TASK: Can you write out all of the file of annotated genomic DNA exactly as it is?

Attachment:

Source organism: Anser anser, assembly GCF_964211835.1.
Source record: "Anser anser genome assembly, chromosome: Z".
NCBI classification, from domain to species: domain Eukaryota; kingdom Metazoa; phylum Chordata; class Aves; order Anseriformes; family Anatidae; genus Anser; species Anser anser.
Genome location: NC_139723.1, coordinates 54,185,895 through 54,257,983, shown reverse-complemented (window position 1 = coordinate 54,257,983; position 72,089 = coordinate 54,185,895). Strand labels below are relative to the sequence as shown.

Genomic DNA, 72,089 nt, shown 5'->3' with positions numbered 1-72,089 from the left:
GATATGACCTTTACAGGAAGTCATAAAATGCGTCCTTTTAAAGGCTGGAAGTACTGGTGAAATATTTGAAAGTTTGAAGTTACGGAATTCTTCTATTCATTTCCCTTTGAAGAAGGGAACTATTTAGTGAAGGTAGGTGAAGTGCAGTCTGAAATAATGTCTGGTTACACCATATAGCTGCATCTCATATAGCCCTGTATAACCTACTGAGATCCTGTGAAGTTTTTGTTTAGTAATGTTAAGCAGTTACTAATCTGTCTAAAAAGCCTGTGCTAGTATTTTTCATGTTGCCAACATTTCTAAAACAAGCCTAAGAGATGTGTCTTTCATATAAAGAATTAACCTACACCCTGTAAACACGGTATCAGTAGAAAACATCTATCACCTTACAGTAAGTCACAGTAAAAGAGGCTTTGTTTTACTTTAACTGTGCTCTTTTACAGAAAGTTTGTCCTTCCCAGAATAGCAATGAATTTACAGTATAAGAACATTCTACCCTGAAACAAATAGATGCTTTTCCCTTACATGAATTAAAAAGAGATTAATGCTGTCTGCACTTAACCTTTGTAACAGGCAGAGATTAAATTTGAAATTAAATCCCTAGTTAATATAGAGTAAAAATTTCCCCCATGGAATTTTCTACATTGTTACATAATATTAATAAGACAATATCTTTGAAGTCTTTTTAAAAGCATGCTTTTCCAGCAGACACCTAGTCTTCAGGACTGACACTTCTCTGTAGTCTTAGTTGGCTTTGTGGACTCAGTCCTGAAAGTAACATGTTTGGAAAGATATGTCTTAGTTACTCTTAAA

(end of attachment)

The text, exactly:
Source organism: Anser anser, assembly GCF_964211835.1.
Source record: "Anser anser genome assembly, chromosome: Z".
NCBI classification, from domain to species: domain Eukaryota; kingdom Metazoa; phylum Chordata; class Aves; order Anseriformes; family Anatidae; genus Anser; species Anser anser.
Genome location: NC_139723.1, coordinates 54,185,895 through 54,257,983, shown reverse-complemented (window position 1 = coordinate 54,257,983; position 72,089 = coordinate 54,185,895). Strand labels below are relative to the sequence as shown.

Genomic DNA, 72,089 nt, shown 5'->3' with positions numbered 1-72,089 from the left:
GATATGACCTTTACAGGAAGTCATAAAATGCGTCCTTTTAAAGGCTGGAAGTACTGGTGAAATATTTGAAAGTTTGAAGTTACGGAATTCTTCTATTCATTTCCCTTTGAAGAAGGGAACTATTTAGTGAAGGTAGGTGAAGTGCAGTCTGAAATAATGTCTGGTTACACCATATAGCTGCATCTCATATAGCCCTGTATAACCTACTGAGATCCTGTGAAGTTTTTGTTTAGTAATGTTAAGCAGTTACTAATCTGTCTAAAAAGCCTGTGCTAGTATTTTTCATGTTGCCAACATTTCTAAAACAAGCCTAAGAGATGTGTCTTTCATATAAAGAATTAACCTACACCCTGTAAACACGGTATCAGTAGAAAACATCTATCACCTTACAGTAAGTCACAGTAAAAGAGGCTTTGTTTTACTTTAACTGTGCTCTTTTACAGAAAGTTTGTCCTTCCCAGAATAGCAATGAATTTACAGTATAAGAACATTCTACCCTGAAACAAATAGATGCTTTTCCCTTACATGAATTAAAAAGAGATTAATGCTGTCTGCACTTAACCTTTGTAACAGGCAGAGATTAAATTTGAAATTAAATCCCTAGTTAATATAGAGTAAAAATTTCCCCCATGGAATTTTCTACATTGTTACATAATATTAATAAGACAATATCTTTGAAGTCTTTTTAAAAGCATGCTTTTCCAGCAGACACCTAGTCTTCAGGACTGACACTTCTCTGTAGTCTTAGTTGGCTTTGTGGACTCAGTCCTGAAAGTAACATGTTTGGAAAGATATGTCTTAGTTACTCTTAAA